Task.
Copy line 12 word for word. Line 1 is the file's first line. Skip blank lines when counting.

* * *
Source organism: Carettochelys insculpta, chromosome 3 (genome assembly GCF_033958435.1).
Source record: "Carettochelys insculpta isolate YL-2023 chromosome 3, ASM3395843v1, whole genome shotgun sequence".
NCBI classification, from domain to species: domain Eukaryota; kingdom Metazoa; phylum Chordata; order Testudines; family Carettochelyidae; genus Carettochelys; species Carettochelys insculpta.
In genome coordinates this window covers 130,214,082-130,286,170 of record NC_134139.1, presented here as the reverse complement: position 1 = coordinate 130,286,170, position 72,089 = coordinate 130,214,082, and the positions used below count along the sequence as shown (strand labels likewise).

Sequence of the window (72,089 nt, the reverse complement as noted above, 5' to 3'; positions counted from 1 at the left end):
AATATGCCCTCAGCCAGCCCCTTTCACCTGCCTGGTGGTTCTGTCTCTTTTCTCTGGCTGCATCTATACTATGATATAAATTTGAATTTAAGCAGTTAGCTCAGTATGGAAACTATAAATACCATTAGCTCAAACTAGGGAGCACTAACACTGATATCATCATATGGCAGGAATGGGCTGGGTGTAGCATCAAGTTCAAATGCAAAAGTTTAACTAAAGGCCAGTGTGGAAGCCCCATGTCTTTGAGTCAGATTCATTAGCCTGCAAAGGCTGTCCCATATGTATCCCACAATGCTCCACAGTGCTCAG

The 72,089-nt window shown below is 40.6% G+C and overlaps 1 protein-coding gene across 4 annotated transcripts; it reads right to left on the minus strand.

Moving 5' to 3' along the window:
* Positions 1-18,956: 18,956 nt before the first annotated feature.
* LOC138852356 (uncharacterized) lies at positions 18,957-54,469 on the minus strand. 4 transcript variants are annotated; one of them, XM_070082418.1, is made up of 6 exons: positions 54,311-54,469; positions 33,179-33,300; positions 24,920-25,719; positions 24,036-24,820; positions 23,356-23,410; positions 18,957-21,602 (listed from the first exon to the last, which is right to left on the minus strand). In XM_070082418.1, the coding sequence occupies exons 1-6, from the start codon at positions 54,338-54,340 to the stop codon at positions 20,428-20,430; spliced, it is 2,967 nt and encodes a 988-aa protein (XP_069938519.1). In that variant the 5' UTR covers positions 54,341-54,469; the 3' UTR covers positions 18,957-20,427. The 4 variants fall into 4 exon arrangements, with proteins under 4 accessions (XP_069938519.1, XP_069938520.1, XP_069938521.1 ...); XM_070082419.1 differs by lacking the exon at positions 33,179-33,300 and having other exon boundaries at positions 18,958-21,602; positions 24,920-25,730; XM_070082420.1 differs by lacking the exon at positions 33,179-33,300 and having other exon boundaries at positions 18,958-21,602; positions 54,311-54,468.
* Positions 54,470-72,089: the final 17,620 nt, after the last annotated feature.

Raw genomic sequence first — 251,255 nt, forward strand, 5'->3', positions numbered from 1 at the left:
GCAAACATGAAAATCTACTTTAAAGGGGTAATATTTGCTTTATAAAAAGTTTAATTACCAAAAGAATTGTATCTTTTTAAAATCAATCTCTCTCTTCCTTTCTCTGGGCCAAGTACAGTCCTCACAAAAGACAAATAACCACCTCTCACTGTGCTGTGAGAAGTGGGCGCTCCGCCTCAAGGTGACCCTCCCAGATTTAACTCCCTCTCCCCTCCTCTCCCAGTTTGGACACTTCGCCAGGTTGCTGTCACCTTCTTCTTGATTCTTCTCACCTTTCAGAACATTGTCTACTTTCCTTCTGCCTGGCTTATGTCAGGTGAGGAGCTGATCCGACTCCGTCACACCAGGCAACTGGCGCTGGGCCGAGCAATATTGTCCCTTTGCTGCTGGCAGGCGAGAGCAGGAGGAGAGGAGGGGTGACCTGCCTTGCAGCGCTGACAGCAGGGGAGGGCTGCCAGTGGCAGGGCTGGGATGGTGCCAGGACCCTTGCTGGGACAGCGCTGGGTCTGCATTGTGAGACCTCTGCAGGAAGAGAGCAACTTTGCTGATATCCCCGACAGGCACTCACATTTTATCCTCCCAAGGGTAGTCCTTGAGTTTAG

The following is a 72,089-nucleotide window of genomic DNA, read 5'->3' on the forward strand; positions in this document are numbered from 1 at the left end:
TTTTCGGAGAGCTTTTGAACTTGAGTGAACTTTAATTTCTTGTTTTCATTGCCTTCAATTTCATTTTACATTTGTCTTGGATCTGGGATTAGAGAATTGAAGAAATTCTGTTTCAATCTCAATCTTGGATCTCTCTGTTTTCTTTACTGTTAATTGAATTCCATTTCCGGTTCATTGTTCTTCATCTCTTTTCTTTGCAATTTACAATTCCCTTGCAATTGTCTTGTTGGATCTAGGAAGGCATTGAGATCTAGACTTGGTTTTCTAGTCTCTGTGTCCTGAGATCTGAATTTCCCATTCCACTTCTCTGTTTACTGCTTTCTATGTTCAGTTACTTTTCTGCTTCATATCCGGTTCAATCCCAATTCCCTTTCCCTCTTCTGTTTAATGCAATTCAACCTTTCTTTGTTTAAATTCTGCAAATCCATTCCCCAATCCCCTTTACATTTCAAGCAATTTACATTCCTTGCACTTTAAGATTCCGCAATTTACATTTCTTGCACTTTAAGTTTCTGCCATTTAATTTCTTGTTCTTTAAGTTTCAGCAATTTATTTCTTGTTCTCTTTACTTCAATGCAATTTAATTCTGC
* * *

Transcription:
Raw genomic sequence first — 251,255 nt, forward strand, 5'->3', positions numbered from 1 at the left: